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Meet David Barnes

Today we’d like to introduce you to David Barnes.

Every artist has a unique story. Can you briefly walk us through yours?
I decided to become an artist quite young. I remember when I was about 5 years old someone gave me a piece of plasticine clay. As I played with it I suddenly noticed that it had begun to resemble a face. I thought, “If I just change a few things it will look just like a face;” but as I began to mold the clay the image of the face began to disappear. The harder I tried, the worse it looked. Finally, in a fit of anger, I smashed the clay with my fist. At that moment I realized, “This is what I want to do with my life.”

I had indulgent parents who gave me art lessons as a kid. They were less thrilled when I told them I wanted to study art in college. We compromised and I went to the University of New Hampshire as a liberal arts student. In the end I received a BFA in Painting from UNH. After taking time off to surf and become quite ill for a couple years, I finally managed to get an MFA from UMASS Dartmouth. Since then I have been working in MA and living in Rhode Island. Over the years I’ve shown my work on Newbury St. and in the SoWa galleries. My current studio is in Bristol RI, which has a surprisingly vibrant art scene.

Please tell us about your art.
I’m primarily a painter. My work is representational; but not realistic. The execution of my work is probably the most remarked upon aspect of my paintings. I’m sort of a painter’s painter in the sense that the quality of the brushwork is front and center. I generally paint thin and with an economy of strokes. The intended effect is an image which simultaneously looks solid and impermanent. Sort of like a magician who tells you how he does a trick ahead of time; but it’s still impressive when you see it.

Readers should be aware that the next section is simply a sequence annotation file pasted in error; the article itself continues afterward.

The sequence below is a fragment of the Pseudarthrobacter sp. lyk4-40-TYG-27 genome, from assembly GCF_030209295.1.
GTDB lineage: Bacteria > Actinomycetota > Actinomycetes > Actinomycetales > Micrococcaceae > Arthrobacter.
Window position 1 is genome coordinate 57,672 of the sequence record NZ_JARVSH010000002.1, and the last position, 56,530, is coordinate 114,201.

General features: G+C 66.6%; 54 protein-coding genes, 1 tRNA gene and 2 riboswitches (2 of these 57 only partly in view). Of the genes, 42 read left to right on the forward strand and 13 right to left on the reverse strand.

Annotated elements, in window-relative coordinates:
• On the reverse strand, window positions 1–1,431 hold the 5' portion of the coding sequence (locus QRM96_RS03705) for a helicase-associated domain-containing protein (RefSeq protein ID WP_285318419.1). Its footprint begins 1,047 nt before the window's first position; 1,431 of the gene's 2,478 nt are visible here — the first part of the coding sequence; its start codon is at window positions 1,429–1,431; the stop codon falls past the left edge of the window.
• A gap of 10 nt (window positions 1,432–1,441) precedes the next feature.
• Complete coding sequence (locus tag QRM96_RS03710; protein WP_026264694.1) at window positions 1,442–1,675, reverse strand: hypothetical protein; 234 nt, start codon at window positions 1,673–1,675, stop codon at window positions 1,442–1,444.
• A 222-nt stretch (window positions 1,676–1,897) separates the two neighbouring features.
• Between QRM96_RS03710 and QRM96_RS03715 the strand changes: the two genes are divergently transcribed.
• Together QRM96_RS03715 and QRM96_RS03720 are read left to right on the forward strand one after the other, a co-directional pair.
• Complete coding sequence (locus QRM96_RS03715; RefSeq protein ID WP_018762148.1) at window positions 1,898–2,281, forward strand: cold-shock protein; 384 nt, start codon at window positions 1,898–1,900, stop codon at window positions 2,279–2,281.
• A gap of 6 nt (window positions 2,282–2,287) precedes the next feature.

In recent years I have been painting subject matter that I feel captures the contemporary “zeitgeist” (to use an overused word). I cull images from the internet or from my everyday life and paint them in a way that points to life’s transient nature. It seems to me that there is a sense of precarity in our collective society. Like everyone is holding their breath and waiting for the other boot to drop. Subject matter of recent paintings has included: parts of industrial landscapes, shadows of fleeing people, puddles and debris. Oh yes, and skate parks. I’ve been painting a lot of skate park imagery of late.

What do you think is the biggest challenge facing artists today?
I feel like I’ve been fielding this question a lot lately. Mostly from students. I spent many years believing that I was a failure. From the “making a living” point of view, most artists are failures. Even well-known artists often don’t make a living from their artwork alone. I think you’re a successful artist if you simply find a way to keep making art. To not give in or give up. To live a creative life is the most important thing.

How or where can people see your work? How can people support your work?
Wish I could say, “The Whitney Museum,” but probably the best way to get a sense of my work is to go to my website: I have some work in the Atelier Gallery in Newport RI. My next big shows will be in 2019 at the Provincetown Museum on the Cape and at the Jamestown Art Center in RI. Of course, if you’re in Bristol RI, look me up.

Contact Info:

Image Credit:
David Barnes

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1 Comment

  1. roger kizik

    September 14, 2018 at 12:06 pm

    Ha …ha! Loved this – you’re channeling Baudelaire!! Well leavened with ironic humor [another key for art survival], though you certainly deserve more exposure [legal, of course].
    Keep up the engaging and passionate work!

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